Bitcoin attracted a large following during the last few years and captured significant investor and media attention in early 2013. But will cryptocurrency eventually replace traditional currencies and become as global as dollars and euros? Or is it a passing trend?
Our attention has been drawn to cryptocurrency this month with the looming release of Libra – Facebook’s solution to cryptocurrency. Facebook also owns Instagram and WhatsApp so has a very large potential audience to promote its currency and use it as a transaction base between users.
Whilst there is little information on Libra itself at the moment, we thought it would be useful to run through the basics of cryptocurrency to refresh our minds on what the fuss is all about.
Cryptocurrency is a digital currency that is created and managed by using encryption techniques known as cryptography. It came to life in 2009 with the creation of Bitcoin and is completely virtual - it is similar to an online version of cash.
Bitcoin, like Libra, Litecoin and Ripple, are brands of Cryptocurrency.
How it works
‘It is a decentralised digital currency without a central bank or single administrator that can be sent from user to user on the peer-to-peer bitcoin network without the need for intermediaries.’ – Wikipedia
Being free from government administration and management also means that there is no authority to ensure the smooth running of things or to verify the value of your Cryptocurrency.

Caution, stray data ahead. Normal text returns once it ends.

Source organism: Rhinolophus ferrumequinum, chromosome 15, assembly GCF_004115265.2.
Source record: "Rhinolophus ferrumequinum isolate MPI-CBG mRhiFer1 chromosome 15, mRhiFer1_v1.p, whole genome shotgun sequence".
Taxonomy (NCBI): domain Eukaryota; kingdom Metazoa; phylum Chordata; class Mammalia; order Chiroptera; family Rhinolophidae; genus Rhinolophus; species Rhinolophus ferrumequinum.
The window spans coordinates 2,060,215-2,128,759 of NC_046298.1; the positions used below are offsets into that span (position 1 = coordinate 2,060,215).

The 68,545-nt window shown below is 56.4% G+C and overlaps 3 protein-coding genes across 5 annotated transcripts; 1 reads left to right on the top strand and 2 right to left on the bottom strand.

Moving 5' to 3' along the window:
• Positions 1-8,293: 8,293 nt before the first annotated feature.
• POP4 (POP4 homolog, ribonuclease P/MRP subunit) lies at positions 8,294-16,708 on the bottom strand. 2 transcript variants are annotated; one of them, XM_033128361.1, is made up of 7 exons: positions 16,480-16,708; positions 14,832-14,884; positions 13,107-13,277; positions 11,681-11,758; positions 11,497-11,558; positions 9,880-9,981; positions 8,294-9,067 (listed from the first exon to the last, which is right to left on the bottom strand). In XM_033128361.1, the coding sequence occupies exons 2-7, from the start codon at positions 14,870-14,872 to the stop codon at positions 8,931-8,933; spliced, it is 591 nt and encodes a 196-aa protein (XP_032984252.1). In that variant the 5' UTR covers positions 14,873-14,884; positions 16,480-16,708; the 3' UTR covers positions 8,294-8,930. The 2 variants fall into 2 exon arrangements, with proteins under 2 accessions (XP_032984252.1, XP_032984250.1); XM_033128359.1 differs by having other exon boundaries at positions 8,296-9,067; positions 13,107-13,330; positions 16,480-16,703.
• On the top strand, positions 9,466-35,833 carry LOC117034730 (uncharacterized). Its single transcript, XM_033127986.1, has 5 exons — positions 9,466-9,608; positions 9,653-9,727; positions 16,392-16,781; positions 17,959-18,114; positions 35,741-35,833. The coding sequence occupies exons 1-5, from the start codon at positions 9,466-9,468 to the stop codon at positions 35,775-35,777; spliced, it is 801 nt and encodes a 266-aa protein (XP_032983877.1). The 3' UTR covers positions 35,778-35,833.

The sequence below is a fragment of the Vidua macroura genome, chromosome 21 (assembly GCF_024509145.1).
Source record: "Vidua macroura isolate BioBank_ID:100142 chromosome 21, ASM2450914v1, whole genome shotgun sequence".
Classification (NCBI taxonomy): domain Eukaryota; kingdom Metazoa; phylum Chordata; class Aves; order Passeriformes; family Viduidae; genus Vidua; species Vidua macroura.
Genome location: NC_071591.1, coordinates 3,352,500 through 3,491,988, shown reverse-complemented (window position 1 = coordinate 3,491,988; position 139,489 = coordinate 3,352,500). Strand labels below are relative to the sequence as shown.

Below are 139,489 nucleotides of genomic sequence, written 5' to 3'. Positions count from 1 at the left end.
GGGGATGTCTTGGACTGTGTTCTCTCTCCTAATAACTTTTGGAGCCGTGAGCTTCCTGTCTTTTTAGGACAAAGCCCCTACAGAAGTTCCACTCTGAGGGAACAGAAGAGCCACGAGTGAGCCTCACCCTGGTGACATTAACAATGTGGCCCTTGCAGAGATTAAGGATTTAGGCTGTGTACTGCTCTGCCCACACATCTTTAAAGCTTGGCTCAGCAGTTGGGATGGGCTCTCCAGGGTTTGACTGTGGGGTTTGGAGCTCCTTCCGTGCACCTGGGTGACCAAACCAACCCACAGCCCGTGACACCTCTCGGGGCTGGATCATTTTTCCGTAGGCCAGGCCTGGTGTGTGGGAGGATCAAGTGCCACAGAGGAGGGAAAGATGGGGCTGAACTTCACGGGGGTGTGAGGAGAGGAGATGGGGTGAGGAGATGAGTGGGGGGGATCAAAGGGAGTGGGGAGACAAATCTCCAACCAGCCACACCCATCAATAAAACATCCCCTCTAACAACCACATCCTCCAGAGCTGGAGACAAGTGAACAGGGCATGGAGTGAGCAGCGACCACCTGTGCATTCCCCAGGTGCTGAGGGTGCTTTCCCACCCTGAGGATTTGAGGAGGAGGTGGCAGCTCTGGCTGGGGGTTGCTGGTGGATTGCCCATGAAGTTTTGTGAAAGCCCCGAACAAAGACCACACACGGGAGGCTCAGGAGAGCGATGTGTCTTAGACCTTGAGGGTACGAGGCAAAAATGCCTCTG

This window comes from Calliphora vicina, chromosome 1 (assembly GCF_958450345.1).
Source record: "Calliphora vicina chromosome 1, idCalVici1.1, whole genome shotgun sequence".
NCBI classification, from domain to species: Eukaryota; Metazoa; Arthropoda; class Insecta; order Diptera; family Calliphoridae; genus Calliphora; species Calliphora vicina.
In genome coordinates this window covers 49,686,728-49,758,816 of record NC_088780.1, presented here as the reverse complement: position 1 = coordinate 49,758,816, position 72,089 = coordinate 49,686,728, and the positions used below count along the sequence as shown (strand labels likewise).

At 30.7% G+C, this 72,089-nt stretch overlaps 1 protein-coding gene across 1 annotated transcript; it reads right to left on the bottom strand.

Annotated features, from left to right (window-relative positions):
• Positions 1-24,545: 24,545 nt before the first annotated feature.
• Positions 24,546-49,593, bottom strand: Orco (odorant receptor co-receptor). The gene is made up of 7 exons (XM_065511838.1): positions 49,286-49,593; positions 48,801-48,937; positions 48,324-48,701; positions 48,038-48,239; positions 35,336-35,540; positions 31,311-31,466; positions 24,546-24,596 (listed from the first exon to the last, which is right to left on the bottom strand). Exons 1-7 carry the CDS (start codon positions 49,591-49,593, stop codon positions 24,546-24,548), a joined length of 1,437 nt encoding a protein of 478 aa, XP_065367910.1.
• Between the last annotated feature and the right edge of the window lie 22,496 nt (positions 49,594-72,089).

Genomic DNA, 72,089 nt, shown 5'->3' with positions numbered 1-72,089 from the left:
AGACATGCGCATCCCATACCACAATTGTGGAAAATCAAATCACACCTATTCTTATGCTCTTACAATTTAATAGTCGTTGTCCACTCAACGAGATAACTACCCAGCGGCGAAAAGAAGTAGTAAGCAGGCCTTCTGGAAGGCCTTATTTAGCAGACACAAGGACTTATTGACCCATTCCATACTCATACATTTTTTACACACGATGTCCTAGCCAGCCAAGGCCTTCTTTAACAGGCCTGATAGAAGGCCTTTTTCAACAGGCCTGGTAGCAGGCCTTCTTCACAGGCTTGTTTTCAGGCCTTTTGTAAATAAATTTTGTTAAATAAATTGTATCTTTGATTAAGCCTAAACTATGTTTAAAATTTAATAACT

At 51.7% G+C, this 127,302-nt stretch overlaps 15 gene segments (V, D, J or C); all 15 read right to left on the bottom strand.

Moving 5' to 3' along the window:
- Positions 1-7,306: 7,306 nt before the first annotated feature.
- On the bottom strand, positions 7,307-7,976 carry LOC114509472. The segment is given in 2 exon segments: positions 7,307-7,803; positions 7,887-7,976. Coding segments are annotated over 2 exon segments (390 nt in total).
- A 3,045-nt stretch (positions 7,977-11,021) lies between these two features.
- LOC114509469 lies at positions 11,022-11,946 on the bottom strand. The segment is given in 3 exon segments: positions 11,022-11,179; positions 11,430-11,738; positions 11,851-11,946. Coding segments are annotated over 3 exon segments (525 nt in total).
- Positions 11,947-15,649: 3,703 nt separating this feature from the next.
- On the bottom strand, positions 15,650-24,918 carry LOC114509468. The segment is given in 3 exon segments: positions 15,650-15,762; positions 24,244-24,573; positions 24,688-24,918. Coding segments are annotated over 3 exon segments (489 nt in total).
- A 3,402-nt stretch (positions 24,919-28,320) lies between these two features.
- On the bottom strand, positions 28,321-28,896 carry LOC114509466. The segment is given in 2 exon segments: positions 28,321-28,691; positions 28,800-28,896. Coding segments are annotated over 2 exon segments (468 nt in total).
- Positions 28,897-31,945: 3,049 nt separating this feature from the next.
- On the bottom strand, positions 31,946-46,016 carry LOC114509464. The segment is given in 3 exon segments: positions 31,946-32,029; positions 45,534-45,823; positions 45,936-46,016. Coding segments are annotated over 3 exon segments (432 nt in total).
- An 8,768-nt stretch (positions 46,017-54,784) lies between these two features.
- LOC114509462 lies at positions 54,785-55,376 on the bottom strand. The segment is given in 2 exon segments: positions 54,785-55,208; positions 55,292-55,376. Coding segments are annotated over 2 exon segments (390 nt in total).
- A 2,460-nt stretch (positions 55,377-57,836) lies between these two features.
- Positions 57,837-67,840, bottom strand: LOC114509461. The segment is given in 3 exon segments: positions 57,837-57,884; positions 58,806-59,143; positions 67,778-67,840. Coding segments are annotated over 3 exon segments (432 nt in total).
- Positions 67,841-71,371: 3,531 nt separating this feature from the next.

It is created digitally through an “extracting” process that requires powerful computers to solve complex algorithms.
The Future of Cryptocurrency
Some economists are predicting that Cryptocurrency will boom as it attracts institutional money. Even the possibility of it being added to the Nasdaq, which would add further credibility to its use as an alternative currency, is being predicted. For this to happen, all that is required is a verified exchange traded fund (EFT) which would enable people to invest in Bitcoin.
Cryptocurrency has no intrinsic value apart from what a buyer is willing to pay for it at a point in time – kind of like tokens. This makes it very susceptible to huge price swings, which in turn increases the risk of loss for an investor. Bitcoin, for example, plunged from $260 to about $130 within a six-hour period on April 11, 2013. Many can’t stomach that kind of volatility and look elsewhere for investments that are less risky.
It is thought that as time progresses, and with the right investment into the cryptocurrency for security and ease of use, the risk could be reduced and the worldwide “People’s currency” could rise.